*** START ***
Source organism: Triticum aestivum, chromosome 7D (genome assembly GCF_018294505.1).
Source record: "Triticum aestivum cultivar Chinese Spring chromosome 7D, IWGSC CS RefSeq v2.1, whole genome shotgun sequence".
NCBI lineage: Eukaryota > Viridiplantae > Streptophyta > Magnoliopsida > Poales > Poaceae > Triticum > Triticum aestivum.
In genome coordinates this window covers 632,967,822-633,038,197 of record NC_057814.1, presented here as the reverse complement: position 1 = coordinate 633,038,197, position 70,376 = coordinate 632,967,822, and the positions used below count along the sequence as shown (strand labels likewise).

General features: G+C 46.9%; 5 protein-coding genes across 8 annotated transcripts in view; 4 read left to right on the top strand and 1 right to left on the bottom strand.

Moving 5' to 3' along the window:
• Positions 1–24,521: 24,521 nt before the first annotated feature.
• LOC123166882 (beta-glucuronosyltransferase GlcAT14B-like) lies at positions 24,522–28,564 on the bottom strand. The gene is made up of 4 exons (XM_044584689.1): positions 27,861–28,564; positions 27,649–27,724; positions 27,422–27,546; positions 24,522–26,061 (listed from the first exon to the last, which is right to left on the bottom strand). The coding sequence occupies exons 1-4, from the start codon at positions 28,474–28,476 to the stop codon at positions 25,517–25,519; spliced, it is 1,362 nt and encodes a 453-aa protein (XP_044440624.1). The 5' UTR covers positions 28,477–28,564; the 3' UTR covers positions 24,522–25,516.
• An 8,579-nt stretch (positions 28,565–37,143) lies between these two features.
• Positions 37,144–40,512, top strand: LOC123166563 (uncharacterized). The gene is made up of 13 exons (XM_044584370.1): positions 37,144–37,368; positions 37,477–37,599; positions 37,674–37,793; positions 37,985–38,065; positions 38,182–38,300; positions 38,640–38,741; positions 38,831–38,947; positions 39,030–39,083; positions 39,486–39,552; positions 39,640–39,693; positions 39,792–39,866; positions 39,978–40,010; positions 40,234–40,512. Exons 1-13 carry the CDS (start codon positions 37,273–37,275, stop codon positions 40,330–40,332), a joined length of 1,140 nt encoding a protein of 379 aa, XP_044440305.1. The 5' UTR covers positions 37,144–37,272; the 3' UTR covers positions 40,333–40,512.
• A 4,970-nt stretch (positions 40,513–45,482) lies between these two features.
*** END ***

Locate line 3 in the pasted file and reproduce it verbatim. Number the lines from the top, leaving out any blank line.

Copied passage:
NCBI lineage: Eukaryota > Viridiplantae > Streptophyta > Magnoliopsida > Poales > Poaceae > Triticum > Triticum aestivum.